Skip to main content
Testing. You are viewing the public testing version of GCN. For the production version, go to https://gcn.nasa.gov.
New Announcement Feature, Code of Conduct, Circular Revisions. See news and announcements

GCN Circular 13379

Subject
GRB 120624B: Fermi-LAT Detection
Date
2012-06-25T10:18:47Z (12 years ago)
From
Giacomo Vianello at SLAC <giacomov@slac.stanford.edu>
Giacomo Vianello (CIFS/SLAC), Daniel Kocevski (Stanford Univ.) report
on behalf of the Fermi LAT Team:

Fermi-LAT has detected high energy emission from the long, hard and
bright GRB 120624B in ground analysis. The GRB was triggered on by the
GBM on June 24, 2012 at 22:23:54.93 UTC, although the emission started
~250 seconds earlier (trigger 362269436, GCN 13377).

The best GBM position was \~70 deg off-axis for the whole duration of
the prompt emission (~270 seconds), outside of the Fermi/LAT nominal
field of view for the standard data analysis.

Using a non-standard data selection most sensitive in the tens-of-MeV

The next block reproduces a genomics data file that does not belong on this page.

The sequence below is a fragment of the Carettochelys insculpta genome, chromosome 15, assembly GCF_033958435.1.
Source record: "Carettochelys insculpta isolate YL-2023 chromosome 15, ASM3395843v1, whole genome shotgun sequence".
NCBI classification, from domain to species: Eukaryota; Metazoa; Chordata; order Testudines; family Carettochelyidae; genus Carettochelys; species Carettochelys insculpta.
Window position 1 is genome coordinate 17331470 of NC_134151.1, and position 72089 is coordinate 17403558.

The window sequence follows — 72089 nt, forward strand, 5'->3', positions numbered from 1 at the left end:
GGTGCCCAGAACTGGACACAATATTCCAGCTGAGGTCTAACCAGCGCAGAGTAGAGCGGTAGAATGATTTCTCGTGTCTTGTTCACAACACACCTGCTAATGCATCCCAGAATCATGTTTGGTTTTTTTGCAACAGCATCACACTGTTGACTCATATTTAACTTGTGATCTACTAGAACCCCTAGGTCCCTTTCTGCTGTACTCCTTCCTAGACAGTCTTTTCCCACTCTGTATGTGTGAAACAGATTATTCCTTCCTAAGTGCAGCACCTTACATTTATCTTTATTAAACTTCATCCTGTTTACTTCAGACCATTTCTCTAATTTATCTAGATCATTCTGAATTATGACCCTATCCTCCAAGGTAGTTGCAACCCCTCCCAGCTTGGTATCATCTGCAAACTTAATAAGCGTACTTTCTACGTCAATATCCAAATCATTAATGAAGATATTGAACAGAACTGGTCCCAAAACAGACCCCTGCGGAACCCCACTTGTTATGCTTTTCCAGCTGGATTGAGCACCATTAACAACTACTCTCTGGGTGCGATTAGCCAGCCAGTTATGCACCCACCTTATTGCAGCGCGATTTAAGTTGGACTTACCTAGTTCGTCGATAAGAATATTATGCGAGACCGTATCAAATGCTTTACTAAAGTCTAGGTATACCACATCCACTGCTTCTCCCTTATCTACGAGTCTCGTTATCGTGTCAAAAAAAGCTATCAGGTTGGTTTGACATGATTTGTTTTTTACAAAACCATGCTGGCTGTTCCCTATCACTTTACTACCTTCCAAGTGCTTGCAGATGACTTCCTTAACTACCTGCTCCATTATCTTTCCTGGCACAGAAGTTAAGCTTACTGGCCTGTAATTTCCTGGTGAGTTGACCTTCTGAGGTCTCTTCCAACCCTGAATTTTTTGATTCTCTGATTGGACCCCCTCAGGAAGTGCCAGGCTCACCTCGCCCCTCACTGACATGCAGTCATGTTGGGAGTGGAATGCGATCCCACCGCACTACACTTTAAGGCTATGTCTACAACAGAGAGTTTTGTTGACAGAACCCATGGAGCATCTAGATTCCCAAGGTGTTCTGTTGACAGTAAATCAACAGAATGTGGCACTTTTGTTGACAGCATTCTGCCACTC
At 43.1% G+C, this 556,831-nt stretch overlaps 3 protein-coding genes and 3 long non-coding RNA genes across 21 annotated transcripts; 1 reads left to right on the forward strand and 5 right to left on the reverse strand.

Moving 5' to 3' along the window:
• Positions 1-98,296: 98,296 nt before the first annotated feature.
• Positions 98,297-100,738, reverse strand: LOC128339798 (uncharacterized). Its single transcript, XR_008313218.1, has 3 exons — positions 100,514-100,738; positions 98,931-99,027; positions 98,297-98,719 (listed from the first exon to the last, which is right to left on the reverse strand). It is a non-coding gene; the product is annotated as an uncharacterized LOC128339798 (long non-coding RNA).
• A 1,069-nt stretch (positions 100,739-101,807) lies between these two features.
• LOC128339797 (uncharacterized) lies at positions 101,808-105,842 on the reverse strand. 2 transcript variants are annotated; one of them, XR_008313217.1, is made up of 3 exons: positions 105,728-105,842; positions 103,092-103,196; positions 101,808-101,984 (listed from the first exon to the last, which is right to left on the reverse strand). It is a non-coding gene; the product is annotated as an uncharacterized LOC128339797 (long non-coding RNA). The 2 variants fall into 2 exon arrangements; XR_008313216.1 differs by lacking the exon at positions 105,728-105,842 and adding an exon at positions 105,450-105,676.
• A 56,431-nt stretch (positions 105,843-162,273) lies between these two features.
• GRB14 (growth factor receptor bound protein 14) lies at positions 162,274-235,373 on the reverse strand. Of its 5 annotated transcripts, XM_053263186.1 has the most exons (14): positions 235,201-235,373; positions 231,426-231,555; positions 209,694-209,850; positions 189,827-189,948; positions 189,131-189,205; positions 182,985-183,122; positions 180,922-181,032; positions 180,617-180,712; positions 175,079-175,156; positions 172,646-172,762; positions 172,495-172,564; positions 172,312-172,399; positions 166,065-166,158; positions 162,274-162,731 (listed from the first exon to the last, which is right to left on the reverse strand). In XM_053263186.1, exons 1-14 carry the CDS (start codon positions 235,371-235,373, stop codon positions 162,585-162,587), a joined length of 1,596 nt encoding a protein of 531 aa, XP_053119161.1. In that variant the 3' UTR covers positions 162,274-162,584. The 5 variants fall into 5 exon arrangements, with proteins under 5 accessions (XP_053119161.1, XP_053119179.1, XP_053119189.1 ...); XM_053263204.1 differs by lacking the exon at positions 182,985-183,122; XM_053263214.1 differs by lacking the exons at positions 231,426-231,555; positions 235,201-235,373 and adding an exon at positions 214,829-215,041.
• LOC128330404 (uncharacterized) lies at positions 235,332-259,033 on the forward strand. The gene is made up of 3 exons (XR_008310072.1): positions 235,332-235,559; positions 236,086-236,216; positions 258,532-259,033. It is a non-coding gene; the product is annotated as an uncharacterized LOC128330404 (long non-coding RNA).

energy range and with a broader acceptance, we significantly detected
the burst between ~T0-250s and ~T0+20 s. The significance of the
excess corresponds to 10 sigma. The light curve shows 3 peaks, with a
total duration of \~270 s.

This burst was bright enough to result in a Fermi spacecraft
autonomous rapid repoint (ARR) maneuver, starting 100 s after the GBM
trigger. Thus, the GBM position entered the LAT field of view at
\~T0+100 s.

A preliminary maximum-likelihood analysis of the E>100MeV
P7TRANSIENT_V6 LAT data generated during the interval T0+100, T0+1.3
ks (until the GRB became occulted by the Earth) revealed a very
significant transient source, with a spectrum well described by a
power law of index -2.4 +/- 0.1 (68% c.l. statistical only). Using
this analysis, we obtained the best LAT on-ground localization of:

RA(J2000) = 170.73 deg
Dec(J2000) = 9.48 deg

with an error radius 0.45 deg (90% containment, statistical error
only), which is 3.6 deg from the best GBM localization.

The Zenith angle for this source was ~30 deg at the time of the
trigger, thus very far from the Earth Limb.

A Swift/ToO request has been submitted.

The Fermi-LAT point of contact for this burst is Daniel Kocevski
(kocevski@stanford.edu)
Looking for U.S. government information and services? Visit USA.gov